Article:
From Farmers’ Market to Yarn

This past summer I shared that while at the Dane County Farmers’ Market one Saturday, Mr Knitting Sarah talked me into picking up some fiber from one of the vendors, Wisconsin Highlands Farms.

grey woolI totally spaced on what breed of fiber this is, but it’s a super soft, greyish-brown that although washed and carded into roving clearly still had a good deal of lanolin in it and still smelled vaguely of sheep. If you aren’t a fiber artist, you probably think that smelling like sheep would not be a selling point, but for a knitter or spinner of undyed yarn it doesn’t get much better than that sniff test. It’s almost as good as being there when the sheep is shorn.

But I digress.

I starting spinning shortly after I brought it home.

grey wool spunAnd it was as lovely as I expected.

I have to admit that in my head I was thinking I bought 2 – 2.5oz balls of fiber when in fact it was 2 – 3.5oz balls of fiber. It may not sound like much of a difference, but I promise you that it really is quite a lot more fiber and with the disconnect between what I was thinking I had and what I actually had made it feel like this project went on  f o r e v e r . Don’t get me wrong — it was awesome to work with this fiber. It just took about 20times longer than I had estimated it would.

I finally got to plying though and I was finally driven enough to wrap it up so I could get something new on my wheel. I put my nose to the grindstone & got it finished and then put it directly into a bath to set it.

I was aiming for a fingering weight yarn for a Rilsdale Shawl, but I’ve been struggling a bit with getting fingering weight yarns. Since working on getting better with heavier weight singles my light singles have suffered a bit. In any case, the resulting yarn — miraculously — is a bit over 500yards of a light fingering weight yarn.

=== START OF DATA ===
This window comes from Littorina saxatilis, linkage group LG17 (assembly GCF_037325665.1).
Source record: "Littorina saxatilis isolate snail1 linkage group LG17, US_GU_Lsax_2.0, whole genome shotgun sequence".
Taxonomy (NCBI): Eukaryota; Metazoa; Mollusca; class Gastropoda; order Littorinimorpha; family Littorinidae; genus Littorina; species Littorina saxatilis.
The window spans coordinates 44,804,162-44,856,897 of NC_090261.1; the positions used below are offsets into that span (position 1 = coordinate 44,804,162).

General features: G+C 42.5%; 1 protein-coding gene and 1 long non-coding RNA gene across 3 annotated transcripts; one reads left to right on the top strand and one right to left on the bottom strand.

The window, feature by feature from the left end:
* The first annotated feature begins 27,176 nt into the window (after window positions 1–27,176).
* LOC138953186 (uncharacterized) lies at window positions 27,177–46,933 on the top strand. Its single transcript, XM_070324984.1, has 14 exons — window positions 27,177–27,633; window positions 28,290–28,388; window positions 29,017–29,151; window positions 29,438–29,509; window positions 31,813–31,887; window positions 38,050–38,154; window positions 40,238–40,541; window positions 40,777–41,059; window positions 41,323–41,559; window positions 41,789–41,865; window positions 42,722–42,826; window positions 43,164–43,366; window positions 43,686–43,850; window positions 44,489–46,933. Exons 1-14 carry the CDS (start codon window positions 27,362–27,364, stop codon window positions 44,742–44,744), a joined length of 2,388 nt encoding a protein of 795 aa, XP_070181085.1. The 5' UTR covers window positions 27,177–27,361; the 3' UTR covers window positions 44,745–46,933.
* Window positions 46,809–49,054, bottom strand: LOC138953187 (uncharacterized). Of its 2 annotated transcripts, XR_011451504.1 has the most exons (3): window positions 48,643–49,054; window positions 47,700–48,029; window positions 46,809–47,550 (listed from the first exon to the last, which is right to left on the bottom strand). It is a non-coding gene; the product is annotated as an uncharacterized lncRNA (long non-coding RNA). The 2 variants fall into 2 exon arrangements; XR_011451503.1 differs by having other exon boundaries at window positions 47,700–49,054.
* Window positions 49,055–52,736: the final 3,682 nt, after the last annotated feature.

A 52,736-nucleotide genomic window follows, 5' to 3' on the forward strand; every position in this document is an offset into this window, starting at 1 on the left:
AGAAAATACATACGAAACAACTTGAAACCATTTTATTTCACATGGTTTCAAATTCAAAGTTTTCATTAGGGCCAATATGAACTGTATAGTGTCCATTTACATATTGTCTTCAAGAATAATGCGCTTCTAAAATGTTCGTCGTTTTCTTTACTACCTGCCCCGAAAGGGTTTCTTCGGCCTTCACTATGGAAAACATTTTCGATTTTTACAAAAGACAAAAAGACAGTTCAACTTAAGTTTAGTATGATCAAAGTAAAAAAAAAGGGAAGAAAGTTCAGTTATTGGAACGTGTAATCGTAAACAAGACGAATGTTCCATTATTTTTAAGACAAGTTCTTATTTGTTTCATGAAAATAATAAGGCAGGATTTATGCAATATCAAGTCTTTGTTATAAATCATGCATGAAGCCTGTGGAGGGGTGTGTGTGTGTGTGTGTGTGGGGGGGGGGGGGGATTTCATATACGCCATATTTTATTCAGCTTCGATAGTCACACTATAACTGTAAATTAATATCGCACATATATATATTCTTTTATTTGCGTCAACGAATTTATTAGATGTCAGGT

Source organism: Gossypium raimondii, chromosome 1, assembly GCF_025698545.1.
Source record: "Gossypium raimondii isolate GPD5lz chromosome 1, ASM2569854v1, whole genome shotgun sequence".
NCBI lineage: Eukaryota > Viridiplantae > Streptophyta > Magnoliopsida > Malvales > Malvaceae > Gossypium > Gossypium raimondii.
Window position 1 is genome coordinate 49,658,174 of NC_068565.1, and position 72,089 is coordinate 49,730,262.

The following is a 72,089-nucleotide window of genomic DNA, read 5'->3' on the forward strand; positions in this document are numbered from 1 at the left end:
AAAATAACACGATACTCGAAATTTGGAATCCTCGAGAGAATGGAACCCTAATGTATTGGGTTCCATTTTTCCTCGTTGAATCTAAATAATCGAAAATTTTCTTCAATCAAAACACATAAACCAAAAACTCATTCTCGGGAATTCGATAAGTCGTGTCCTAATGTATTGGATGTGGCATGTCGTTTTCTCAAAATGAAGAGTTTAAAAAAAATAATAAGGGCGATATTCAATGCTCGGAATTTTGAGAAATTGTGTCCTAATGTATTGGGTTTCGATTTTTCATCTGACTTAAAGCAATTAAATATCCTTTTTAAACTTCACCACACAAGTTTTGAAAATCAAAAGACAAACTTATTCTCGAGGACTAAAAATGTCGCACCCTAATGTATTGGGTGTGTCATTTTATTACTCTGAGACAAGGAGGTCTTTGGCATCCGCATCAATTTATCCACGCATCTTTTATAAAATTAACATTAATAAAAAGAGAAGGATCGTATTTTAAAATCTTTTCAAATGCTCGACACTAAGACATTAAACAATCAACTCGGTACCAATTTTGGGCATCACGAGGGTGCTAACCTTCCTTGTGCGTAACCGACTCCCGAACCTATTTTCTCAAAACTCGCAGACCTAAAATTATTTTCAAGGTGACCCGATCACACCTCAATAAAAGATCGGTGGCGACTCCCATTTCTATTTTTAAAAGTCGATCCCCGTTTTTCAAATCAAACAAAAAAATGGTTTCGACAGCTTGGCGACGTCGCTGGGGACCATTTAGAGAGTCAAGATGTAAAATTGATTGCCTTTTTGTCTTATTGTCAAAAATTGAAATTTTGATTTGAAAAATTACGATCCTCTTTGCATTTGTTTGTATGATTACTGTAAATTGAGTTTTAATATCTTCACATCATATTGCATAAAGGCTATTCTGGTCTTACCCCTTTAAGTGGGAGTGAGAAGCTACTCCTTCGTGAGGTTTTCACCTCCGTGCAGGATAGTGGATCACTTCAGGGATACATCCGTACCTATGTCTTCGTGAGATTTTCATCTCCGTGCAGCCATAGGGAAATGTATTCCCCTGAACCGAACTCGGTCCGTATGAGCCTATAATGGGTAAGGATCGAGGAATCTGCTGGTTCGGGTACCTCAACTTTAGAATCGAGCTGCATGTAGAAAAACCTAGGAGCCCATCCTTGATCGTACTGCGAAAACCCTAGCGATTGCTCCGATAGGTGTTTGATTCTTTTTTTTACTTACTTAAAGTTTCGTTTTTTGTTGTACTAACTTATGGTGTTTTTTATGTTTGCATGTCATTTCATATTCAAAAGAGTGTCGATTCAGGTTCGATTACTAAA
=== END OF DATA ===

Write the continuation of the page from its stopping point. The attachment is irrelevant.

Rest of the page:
localfiberAnd it’s going to perfect for my Rilsdale Shawl. It’s exactly the yarn I’d envisioned.

localfiber2I probably could have eeked out another 50-100yards, but I mucked up my plying bracelet I was trying to use at the end. No matter. It’s plenty for the pattern, so I’m just going to be happy that I got the weight right and not cry over the few extra yards I could have had.

I’m not sure when I’ll get around to knitting this project up, but I’m very much looking forward to it. It’s a rarity that I manage to spin exactly the yarn that I’m trying to spin so it’s a major win in that regard. And the prize is such a beautiful, soft rustic yarn that I just know whenever I do get to it, it’ll be worth the wait.

10 responses to “From Farmers’ Market to Yarn

  1. What an absolutely beautiful color! It always amazes me how the fiber changes from roving to spun yarn. I had a ball of roving I thought was gray but turned out to be a delicious slate blue when spun.

    • Spinning really is a special craft in that you learn so much about texture and color. I can’t wait to knit this skein — if I didn’t have two shawls on the needles I’d cast-on today!

  2. I absolutely love it. For some strange reason, I have recently wondered it you ever spin natural fiber. I love color, but this is so soothing.

    • Oh absolutely! I actually have a whole processed, but natural fleece due to come in sometime in the next couple months.I think because I don’t do any of the processing myself, I tend to get the colorful fibers, but I’m definitely not opposed to undyed fibers!

  3. I’m always so impressed with your skills! Carding and spinning and knitting – OH MY! (Hope you got my ‘OZ’ reference :)) AND you do it all with speed. I’m so proud (and a little jealous).

    • Oh, I didn’t care this! I am strictly one who spins only from processed fiber. My hubby has lots of allergies and the idea of an unprocessed fleece really concerns him. I don’t mind — I’m happy to have my fiber cleaned and carded for me. 🙂 And in fairness, this project took me a couple months. No so speedy!

Comments are closed.